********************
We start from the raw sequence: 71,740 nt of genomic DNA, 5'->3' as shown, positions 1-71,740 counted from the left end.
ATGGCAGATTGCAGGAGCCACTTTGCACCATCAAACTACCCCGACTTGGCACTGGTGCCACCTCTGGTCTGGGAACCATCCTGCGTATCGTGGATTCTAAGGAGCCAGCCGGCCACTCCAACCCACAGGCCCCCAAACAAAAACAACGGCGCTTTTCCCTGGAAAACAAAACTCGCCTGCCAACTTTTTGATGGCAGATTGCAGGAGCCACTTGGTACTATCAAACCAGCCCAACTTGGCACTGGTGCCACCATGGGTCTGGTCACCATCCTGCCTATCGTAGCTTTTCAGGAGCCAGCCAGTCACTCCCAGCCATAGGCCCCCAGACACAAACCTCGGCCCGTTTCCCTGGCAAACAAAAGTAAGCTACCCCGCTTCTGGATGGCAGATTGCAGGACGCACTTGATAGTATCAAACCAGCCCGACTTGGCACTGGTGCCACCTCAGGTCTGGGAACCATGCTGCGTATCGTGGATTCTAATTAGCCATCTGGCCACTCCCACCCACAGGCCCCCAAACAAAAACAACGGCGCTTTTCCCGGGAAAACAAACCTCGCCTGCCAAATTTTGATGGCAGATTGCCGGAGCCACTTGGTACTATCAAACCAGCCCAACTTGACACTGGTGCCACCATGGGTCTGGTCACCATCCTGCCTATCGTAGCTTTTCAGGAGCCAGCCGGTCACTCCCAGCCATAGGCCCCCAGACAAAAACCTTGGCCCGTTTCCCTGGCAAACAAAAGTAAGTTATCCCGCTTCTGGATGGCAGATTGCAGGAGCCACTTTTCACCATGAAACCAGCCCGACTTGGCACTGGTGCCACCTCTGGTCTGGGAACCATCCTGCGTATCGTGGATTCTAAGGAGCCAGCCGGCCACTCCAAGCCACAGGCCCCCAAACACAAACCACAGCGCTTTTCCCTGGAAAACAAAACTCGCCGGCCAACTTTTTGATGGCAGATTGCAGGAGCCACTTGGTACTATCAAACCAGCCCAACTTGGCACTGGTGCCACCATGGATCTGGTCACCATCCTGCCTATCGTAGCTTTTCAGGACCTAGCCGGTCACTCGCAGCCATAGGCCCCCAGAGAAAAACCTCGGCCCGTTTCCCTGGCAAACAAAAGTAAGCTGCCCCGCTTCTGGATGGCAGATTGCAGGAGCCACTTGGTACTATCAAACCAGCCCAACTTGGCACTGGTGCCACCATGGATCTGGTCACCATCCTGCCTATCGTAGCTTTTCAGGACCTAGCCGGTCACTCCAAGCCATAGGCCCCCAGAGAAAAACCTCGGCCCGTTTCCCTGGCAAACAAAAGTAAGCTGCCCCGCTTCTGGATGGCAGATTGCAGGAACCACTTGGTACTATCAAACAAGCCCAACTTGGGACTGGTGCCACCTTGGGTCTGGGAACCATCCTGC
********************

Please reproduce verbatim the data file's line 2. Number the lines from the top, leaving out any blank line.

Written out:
ATGGCAGATTGCAGGAGCCACTTTGCACCATCAAACTACCCCGACTTGGCACTGGTGCCACCTCTGGTCTGGGAACCATCCTGCGTATCGTGGATTCTAAGGAGCCAGCCGGCCACTCCAACCCACAGGCCCCCAAACAAAAACAACGGCGCTTTTCCCTGGAAAACAAAACTCGCCTGCCAACTTTTTGATGGCAGATTGCAGGAGCCACTTGGTACTATCAAACCAGCCCAACTTGGCACTGGTGCCACCATGGGTCTGGTCACCATCCTGCCTATCGTAGCTTTTCAGGAGCCAGCCAGTCACTCCCAGCCATAGGCCCCCAGACACAAACCTCGGCCCGTTTCCCTGGCAAACAAAAGTAAGCTACCCCGCTTCTGGATGGCAGATTGCAGGACGCACTTGATAGTATCAAACCAGCCCGACTTGGCACTGGTGCCACCTCAGGTCTGGGAACCATGCTGCGTATCGTGGATTCTAATTAGCCATCTGGCCACTCCCACCCACAGGCCCCCAAACAAAAACAACGGCGCTTTTCCCGGGAAAACAAACCTCGCCTGCCAAATTTTGATGGCAGATTGCCGGAGCCACTTGGTACTATCAAACCAGCCCAACTTGACACTGGTGCCACCATGGGTCTGGTCACCATCCTGCCTATCGTAGCTTTTCAGGAGCCAGCCGGTCACTCCCAGCCATAGGCCCCCAGACAAAAACCTTGGCCCGTTTCCCTGGCAAACAAAAGTAAGTTATCCCGCTTCTGGATGGCAGATTGCAGGAGCCACTTTTCACCATGAAACCAGCCCGACTTGGCACTGGTGCCACCTCTGGTCTGGGAACCATCCTGCGTATCGTGGATTCTAAGGAGCCAGCCGGCCACTCCAAGCCACAGGCCCCCAAACACAAACCACAGCGCTTTTCCCTGGAAAACAAAACTCGCCGGCCAACTTTTTGATGGCAGATTGCAGGAGCCACTTGGTACTATCAAACCAGCCCAACTTGGCACTGGTGCCACCATGGATCTGGTCACCATCCTGCCTATCGTAGCTTTTCAGGACCTAGCCGGTCACTCGCAGCCATAGGCCCCCAGAGAAAAACCTCGGCCCGTTTCCCTGGCAAACAAAAGTAAGCTGCCCCGCTTCTGGATGGCAGATTGCAGGAGCCACTTGGTACTATCAAACCAGCCCAACTTGGCACTGGTGCCACCATGGATCTGGTCACCATCCTGCCTATCGTAGCTTTTCAGGACCTAGCCGGTCACTCCAAGCCATAGGCCCCCAGAGAAAAACCTCGGCCCGTTTCCCTGGCAAACAAAAGTAAGCTGCCCCGCTTCTGGATGGCAGATTGCAGGAACCACTTGGTACTATCAAACAAGCCCAACTTGGGACTGGTGCCACCTTGGGTCTGGGAACCATCCTGC